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Bushtracks Summer 2015

Published 20 Dec 2015

In the 25-year history of Bush Heritage Australia the Bush Heritage community has achieved a great number of things.

From humble beginnings in Tasmania’s Liffey Valley we now protect more than 100 species of rare and threatened native animals and thousands of species of plants across every state and territory in Australia.

We’ve developed innovative and ground‑breaking partnerships with land holders and traditional owners right across Australia.

But for all our achievements over more than two decades, 2015 was arguably our biggest year yet.

In April we launched Saving Our Species, our flagship 10-year Science Plan and blueprint to build knowledge, leverage our efforts and expand our science capacity.

We’re already investing strongly and providing leadership in this area, yet there are some big challenges ahead. Saving Our Species is our plan to make sure we’re able to meet those challenges over the next decade and beyond.

Of course, news that work was underway to protect one of the world’s rarest birds in western Queensland – the elusive Night Parrot – was met with much excitement.

We’re in the process of establishing an important conservation property that covers the secret location of the only known population of the endangered Night Parrot.

To achieve this we’re negotiating to purchase a 56,000ha section of a pastoral property in western Queensland where the bird was found.

It’s an incredibly exciting and important time in the history of conservation biology in Australia. Studying the species, sharing that knowledge and pioneering its conservation management are exciting challenges.

This work is made possible by our wonderful supporters, who have once again shown their tremendous passion and commitment to our work. In 2015 we passed 40,000 supporters, everyday Australians keen to play their part in helping us protect our great landscape and the plants and animals that call it home.

To everyone who has supported our vital work through donations, volunteering and supporting our many initiatives and causes in 2015, I offer a sincere thank you.

We looking forward to your support again next year, as we build community support and participation in conservation of the Australian bush.


CEO Gerard O'Neil

Gerard O'Neill's signature

Gerard O’Neill, Chief Executive.


More from Bushtracks Summer 2015

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Second chance for striped legless lizard

At first glance, the striped legless lizard looks like a tiny colourful snake, with pink sides and a yellow throat. But its thick, fleshy tongue is unforked, it has visible ears, and two scaly flaps as hind legs. It munches on moths, crickets and spiders, and can spring more than 10cm into the air.

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BUSHTRACKS 21/12/2015

Has another iconic species been uncovered?

We are hosting a new research project into how far south in Queensland’s Daintree River lowland forests the near threatened Bennett’s Tree Kangaroo may exist. After a sighting of a juvenile close to Palm Road in the Daintree, tree roo expert and author Roger Martin visited our Fan Palm Reserve in northern Queensland to investigate the southern range of this iconic Australian marsupial.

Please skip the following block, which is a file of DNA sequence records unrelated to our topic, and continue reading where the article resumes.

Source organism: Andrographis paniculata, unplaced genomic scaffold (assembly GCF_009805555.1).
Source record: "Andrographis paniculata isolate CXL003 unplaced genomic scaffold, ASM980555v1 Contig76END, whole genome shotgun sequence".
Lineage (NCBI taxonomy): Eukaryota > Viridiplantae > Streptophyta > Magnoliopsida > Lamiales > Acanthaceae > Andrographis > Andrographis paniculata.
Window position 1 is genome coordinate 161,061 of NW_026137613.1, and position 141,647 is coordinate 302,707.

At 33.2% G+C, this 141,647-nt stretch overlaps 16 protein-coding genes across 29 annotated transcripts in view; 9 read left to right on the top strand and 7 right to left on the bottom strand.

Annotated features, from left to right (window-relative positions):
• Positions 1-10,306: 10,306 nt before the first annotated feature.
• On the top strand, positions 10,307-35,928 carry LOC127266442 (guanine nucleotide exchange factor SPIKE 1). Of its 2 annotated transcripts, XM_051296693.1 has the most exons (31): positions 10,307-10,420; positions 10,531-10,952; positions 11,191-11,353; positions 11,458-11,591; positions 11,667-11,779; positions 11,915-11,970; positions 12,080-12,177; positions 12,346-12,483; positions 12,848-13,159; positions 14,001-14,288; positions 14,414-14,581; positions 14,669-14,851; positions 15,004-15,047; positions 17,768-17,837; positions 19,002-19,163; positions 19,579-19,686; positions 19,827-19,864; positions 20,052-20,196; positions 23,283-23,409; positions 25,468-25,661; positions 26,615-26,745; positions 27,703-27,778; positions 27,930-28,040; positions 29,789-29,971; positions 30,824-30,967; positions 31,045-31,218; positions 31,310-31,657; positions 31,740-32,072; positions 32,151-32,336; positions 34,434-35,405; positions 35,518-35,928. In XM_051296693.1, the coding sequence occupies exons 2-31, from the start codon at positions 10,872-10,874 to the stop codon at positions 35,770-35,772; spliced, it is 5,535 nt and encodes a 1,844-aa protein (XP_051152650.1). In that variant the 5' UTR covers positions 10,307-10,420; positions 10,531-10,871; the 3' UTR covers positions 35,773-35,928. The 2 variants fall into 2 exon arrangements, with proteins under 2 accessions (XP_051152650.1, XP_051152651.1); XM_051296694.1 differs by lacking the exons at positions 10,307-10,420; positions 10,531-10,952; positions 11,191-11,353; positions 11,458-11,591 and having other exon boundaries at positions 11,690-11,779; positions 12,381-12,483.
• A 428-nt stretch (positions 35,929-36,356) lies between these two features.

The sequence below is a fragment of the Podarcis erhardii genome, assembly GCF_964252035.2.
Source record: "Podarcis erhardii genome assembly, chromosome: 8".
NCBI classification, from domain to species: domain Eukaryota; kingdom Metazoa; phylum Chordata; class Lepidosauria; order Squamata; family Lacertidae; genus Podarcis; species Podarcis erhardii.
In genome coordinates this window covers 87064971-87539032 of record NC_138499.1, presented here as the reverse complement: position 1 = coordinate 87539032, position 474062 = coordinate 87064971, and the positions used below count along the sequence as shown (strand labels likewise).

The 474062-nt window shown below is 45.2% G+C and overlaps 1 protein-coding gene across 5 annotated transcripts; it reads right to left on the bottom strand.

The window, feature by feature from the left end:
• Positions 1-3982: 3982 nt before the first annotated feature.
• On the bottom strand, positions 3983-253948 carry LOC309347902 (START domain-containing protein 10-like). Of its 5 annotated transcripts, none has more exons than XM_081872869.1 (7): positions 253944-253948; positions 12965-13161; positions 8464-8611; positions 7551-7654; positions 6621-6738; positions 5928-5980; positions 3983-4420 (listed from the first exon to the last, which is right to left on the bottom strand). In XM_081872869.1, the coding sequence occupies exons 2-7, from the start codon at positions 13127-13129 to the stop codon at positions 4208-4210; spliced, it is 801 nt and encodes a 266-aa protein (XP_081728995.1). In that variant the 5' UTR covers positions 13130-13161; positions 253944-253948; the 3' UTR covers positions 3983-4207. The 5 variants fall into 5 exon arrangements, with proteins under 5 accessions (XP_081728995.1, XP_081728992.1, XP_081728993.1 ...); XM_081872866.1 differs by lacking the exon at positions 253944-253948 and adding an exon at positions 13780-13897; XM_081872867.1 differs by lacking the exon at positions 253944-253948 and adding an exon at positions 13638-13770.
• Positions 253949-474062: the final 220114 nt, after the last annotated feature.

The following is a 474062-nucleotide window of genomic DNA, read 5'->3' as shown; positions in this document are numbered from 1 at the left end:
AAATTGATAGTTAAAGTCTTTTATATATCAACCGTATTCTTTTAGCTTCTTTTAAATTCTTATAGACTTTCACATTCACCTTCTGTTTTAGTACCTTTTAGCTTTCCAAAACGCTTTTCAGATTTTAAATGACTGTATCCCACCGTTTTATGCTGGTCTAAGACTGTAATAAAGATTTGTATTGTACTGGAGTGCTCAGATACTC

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BUSHTRACKS 21/12/2015

Line of fire

Out on Bon Bon Station Reserve, the heat can sear your skin and leave you breathless. And yet this massive piece of land, which rivals the size of Sydney, is home to some of Australia’s most extraordinary creatures like the southern hairy-nosed wombat and the rare chestnut breasted whiteface. Here's how we manage wildfire risk for Bon Bon’s diverse plants and animals.

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BUSHTRACKS 21/12/2015

Landmark project looks to continue growth

The Tasmanian Midlands is a biodiversity hotspot, and refuge for dozens of nationally threatened species and nearly 200 plants and animals threatened in Tasmania.

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BUSHTRACKS 21/12/2015

Reconnecting through the decades

'We’re operating in a really important part of the continent,' says Bush Heritage’s Gondwana Link Landscape Manager Simon Smale. 'The area we’re working in now has been quite badly fragmented by a burst of clearing from agricultural development. We’re progressively buying and conserving properties to protect the bush that is left.'

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BUSHTRACKS 21/12/2015

Refuge in the rainforest

The Northern quoll, a nationally endangered species, had never before been recorded in the rainforests, or wulo, of Wunambal Gaambera Country. To see a healthy population is exciting, and demonstrates the good results coming from our partnership with the Wunambal Gaambera Aboriginal Corporation.

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BUSHTRACKS 21/12/2015

Survey success in Baby Dreaming Country

In West Arnhem Land, we are working with the Nawarddeken people whose Indigenous Protected Area covers 1.4 million hectares of natural and cultural treasures. A biodiversity survey was conducted over 10 days in Baby Dreaming Country, a significant cultural site in the northern region of the Warddeken Indigenous Protected Area (IPA), a full day’s drive from Darwin.

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BUSHTRACKS 21/12/2015

Unearthing our volunteer gems

There’s no doubt that Bush Heritage volunteers are some of the best in the business. They roll up their sleeves to pull weeds. They battle aching muscles and clammy heat to plant seedlings. And they spend hours pouring over documents to help with our research. So it made perfect sense to tap into their knowledge and expertise with the establishment of our very first Volunteer Advisory Committee.

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